Silver Donald Cameron passes away at age 82

Silver Donald Cameron

D’ESCOUSSE: Award-winning author, environmental activist and long-time local volunteer Silver Donald Cameron passed away this morning at the age of 82.

An Order of Canada, Queen’s Jubilee Medal and Order of Nova Scotia recipient in 2012, Cameron passed away in Halifax after being diagnosed with lung cancer. Cameron was a former journalist, university teacher, playwright and documentary filmmaker. He was a columnist for provincial and national newspapers.

Cameron both taught and was the writer-in-residence at several schools throughout Canada. He began teaching English at the University of New Brunswick in the late 1960s, where he helped start an alternative news magazine, The Mysterious East, which ran for three years.

A Vancouver native, Cameron came to the Strait area in the late 1960s as a journalist covering a strike by trawlermen at fish plants in Canso, Mulgrave and Petit de Grat which later culminated in his novel The Education of Everett Richardson.

In 1971, Cameron purchased a home along the waterfront in D’Escousse, which became his residence for decades with his wife, the late Lulu Terrio-Cameron.

It was from his home on Isle Madame’s northside where Cameron wrote some of his most memorable novels including Wind, Whales and Whisky, which detailed a voyage on his sail boat the Silversark. As in the case with almost all of his writing, the communities, characters and stories of Isle Madame were a frequent part of the novel.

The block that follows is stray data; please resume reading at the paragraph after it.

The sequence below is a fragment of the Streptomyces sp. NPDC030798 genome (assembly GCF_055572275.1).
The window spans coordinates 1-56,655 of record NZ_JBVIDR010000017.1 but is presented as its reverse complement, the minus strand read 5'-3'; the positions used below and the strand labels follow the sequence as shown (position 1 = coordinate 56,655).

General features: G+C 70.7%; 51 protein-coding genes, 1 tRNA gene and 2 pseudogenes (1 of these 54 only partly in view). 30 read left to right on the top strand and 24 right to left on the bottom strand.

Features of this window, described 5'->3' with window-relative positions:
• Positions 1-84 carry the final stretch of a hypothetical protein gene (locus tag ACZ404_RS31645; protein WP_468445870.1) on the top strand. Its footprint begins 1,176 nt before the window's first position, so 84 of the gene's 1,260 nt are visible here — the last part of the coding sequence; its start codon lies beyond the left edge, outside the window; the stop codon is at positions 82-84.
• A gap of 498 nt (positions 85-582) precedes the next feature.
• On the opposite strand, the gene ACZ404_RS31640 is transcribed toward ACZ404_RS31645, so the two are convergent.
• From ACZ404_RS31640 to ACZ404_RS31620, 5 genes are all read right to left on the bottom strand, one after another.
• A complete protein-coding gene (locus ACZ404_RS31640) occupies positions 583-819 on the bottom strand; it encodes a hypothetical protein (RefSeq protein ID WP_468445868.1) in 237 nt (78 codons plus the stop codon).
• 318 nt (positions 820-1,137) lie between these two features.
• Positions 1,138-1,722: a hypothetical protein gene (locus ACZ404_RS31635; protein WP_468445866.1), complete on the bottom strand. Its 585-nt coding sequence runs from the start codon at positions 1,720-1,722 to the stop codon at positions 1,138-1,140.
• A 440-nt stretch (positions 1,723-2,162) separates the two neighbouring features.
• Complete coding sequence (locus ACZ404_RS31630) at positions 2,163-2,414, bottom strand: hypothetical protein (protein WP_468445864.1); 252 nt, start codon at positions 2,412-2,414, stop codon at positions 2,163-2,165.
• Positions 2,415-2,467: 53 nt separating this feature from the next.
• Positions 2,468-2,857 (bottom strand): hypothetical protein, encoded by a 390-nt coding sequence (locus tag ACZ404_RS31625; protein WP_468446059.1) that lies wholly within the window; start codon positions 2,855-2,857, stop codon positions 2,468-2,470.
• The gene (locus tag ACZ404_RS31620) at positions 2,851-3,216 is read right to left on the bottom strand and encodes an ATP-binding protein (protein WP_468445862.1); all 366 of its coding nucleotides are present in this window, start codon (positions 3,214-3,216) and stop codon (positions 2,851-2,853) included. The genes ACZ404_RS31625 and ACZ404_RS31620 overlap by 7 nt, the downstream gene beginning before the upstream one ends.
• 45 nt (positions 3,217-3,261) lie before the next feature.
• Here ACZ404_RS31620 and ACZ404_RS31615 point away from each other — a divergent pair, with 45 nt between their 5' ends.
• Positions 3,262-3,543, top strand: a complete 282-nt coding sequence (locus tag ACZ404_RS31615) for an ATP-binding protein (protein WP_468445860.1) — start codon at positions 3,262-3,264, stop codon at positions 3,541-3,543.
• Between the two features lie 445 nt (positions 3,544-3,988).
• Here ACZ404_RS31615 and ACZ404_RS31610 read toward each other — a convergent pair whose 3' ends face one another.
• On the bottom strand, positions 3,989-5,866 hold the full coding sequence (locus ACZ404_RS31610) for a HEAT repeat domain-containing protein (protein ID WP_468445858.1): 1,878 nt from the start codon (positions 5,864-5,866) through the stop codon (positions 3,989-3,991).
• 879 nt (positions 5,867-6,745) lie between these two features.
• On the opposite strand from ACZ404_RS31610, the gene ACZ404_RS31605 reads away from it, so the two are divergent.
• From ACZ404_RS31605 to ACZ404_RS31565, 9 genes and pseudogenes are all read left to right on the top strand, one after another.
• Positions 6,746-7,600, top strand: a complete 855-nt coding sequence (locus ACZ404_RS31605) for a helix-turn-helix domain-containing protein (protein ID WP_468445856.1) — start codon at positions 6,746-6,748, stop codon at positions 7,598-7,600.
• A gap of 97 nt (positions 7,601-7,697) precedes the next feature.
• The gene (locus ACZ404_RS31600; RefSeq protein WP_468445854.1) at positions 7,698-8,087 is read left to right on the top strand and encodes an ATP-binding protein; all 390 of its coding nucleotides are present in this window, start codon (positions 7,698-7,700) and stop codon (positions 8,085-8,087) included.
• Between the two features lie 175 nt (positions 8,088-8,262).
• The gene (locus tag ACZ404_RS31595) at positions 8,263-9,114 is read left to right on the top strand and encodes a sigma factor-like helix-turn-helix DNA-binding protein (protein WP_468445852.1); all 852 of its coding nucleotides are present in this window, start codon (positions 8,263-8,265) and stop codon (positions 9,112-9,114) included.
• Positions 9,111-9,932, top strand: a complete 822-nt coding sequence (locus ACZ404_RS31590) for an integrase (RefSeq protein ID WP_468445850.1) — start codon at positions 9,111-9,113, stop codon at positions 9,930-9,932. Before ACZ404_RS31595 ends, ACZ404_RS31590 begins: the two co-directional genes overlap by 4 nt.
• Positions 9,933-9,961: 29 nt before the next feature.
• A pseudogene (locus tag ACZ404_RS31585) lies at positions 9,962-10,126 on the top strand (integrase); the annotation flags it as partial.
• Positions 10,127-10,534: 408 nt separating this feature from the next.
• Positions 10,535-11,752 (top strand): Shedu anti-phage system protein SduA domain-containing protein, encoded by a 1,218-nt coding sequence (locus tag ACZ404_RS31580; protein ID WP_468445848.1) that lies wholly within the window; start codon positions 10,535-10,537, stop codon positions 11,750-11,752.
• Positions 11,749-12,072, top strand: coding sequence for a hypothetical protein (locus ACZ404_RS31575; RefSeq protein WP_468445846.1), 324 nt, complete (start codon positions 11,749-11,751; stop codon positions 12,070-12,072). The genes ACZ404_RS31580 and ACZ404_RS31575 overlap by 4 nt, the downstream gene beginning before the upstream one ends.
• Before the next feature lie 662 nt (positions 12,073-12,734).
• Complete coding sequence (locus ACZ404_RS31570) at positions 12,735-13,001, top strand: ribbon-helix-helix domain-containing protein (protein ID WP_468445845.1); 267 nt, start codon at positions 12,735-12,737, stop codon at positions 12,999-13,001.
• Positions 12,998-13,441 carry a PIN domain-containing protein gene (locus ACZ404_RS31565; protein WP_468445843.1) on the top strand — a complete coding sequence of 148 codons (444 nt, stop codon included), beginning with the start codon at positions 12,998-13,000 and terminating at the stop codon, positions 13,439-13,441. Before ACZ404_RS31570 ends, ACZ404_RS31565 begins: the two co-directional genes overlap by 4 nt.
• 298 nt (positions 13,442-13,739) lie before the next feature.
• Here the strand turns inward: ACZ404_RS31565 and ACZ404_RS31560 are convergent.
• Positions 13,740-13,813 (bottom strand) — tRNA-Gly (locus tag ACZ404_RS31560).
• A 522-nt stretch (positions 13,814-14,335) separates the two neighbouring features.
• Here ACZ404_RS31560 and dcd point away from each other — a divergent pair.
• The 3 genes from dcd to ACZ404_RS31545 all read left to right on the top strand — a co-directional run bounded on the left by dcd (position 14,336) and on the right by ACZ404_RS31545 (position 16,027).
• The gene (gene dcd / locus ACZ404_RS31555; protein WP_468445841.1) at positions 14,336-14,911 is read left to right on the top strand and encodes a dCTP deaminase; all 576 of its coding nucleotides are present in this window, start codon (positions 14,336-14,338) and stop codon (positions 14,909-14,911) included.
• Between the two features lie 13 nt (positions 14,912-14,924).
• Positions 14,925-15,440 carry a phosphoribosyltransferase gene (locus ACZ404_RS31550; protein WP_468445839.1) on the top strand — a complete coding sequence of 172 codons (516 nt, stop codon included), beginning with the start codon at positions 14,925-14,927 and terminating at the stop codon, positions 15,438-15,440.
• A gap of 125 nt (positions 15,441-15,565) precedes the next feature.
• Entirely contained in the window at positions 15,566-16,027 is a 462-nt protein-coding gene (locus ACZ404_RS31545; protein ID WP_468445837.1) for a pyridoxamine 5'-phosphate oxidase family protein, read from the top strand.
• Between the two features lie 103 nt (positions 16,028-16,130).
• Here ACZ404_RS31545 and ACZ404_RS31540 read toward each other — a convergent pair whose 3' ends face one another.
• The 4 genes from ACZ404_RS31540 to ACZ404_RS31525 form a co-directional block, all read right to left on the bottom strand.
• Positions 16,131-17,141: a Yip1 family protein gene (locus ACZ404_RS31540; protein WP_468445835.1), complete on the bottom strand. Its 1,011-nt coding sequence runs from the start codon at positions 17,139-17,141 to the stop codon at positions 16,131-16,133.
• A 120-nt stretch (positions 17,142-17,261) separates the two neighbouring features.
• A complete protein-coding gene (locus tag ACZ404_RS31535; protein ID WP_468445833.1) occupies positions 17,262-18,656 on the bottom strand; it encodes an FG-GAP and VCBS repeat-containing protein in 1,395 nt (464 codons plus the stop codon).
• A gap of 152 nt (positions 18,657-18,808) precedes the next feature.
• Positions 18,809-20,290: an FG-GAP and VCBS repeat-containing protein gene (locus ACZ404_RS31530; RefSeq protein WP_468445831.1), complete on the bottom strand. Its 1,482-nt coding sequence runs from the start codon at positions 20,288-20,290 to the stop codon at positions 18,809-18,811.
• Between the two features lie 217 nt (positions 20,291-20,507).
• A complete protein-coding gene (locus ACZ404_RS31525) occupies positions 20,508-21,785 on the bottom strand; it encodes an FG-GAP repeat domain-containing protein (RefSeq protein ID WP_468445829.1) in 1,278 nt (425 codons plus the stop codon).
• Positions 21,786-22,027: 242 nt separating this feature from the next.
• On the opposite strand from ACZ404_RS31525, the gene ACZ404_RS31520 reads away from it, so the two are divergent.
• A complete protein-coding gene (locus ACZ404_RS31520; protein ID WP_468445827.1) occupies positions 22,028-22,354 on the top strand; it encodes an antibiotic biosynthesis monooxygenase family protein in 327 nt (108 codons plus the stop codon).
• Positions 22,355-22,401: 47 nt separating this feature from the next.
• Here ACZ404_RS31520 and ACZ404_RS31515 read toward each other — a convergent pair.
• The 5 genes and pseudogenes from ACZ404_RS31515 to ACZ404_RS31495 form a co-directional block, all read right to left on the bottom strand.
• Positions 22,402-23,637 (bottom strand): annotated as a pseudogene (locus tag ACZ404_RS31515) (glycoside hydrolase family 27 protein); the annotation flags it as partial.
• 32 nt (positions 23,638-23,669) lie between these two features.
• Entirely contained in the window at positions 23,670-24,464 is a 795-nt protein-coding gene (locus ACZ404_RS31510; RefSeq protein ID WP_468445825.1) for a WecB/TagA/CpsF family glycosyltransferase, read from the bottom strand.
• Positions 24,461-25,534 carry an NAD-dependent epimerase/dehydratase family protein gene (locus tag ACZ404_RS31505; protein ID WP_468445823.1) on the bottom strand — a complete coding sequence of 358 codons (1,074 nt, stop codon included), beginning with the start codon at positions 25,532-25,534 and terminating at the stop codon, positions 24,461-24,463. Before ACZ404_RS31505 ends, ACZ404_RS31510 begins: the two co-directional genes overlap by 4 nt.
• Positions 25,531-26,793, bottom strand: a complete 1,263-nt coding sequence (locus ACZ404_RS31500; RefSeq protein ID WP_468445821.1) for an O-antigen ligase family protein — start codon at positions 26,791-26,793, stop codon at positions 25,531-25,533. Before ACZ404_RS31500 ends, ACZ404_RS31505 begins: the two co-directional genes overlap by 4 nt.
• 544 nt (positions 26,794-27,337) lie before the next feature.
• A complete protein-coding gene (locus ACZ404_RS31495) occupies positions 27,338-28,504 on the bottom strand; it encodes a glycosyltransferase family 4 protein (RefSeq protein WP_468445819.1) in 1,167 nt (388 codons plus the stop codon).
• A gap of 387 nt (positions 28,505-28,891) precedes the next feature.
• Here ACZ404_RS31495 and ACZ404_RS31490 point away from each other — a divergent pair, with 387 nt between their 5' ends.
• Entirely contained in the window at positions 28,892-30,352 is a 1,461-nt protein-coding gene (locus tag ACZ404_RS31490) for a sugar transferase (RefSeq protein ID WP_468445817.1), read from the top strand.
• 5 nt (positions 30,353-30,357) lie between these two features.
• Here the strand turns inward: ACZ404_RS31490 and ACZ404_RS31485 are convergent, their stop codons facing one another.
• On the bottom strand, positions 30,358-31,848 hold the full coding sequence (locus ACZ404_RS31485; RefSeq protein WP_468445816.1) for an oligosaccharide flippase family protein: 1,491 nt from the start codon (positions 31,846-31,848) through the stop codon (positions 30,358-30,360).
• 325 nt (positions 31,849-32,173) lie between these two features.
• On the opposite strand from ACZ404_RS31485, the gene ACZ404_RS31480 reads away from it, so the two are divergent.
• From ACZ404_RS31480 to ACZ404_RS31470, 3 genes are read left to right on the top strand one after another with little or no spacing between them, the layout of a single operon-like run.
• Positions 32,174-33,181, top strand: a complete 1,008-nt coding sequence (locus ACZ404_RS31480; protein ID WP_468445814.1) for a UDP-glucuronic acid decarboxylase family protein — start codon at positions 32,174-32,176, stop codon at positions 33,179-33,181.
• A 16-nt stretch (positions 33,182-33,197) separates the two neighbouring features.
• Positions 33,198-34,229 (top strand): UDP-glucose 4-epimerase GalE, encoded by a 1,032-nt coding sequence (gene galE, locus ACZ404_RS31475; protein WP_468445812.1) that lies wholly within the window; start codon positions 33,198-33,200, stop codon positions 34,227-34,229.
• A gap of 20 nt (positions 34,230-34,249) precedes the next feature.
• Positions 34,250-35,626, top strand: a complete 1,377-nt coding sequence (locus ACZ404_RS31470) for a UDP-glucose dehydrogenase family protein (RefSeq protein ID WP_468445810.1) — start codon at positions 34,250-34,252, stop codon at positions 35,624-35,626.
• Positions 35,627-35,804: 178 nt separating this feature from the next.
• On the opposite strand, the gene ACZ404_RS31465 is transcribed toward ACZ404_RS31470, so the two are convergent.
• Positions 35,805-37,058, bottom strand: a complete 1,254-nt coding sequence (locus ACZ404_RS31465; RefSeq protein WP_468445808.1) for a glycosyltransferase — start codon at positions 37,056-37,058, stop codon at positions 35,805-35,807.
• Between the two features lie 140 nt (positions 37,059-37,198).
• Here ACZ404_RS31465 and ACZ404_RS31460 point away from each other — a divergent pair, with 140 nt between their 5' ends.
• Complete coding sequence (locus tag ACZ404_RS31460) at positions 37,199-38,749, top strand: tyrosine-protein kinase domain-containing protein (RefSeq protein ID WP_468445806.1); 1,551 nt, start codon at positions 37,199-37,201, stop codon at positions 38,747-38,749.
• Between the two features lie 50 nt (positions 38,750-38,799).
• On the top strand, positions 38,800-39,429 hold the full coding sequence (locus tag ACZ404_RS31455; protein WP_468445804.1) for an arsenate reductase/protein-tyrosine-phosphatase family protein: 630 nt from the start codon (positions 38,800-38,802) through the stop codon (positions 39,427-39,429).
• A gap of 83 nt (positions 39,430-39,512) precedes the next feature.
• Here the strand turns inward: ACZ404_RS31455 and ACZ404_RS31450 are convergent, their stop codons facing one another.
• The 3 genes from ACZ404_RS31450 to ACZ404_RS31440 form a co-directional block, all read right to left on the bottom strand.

But not just willing to rest on the laurels of his celebrated literary career, Cameron became deeply involved in the effort to overcome the collapse of the groundfishery in the early 1990s, which resulted in the closure of the Richmond Fisheries plant in Boudreauville, and the loss of hundreds of jobs from Isle Madame.

Cameron was an original board member of Development Isle Madame Association, and one of the founders of Telile: Isle Madame Community Television, which continues to this day.

Even after Isle Madame was able to contain the economic and social damage from the loss of its main employer, Cameron stayed involved in the community, remaining on the board of Telile until the community television station moved locations more a decade ago.

In recent years, Cameron devoted himself to environmental activism, creating an environmental website, The Green Interview, where he spoke to people like Jane Goodall, David Suzuki and Nova Scotia teenage scientist Stella Bowles about green issues and moving toward a more sustainable future.

Despite remaining a long-time supporter of the New Democratic Party, in last fall’s federal election, Cameron’s staunch environmentalism led him to publicly support the Green Party.

Cameron’s last book Blood in the Water: A True Story of Revenge in the Maritimes, will be available in August. The book details the death of Philip Boudreau in June 2013 in waters off Petit de Grat.

Cameron argues that the Boudreau killing was a direct reaction to credible and dire threats that the authorities were powerless to neutralize. He asserted that this is a story not about lobster, but about the grand themes of power and law, security, and self-respect. Cameron raises the disturbing question of whether there are times when taking the law into your own hands is not only understandable but the responsible thing to do?

Last year, Cameron was appointed Cape Breton University’s first Farley Mowat Chair in Environment.

Cameron was married author and a frequent contributor to The Reporter, Marjorie Simmins, with whom he remained until his passing.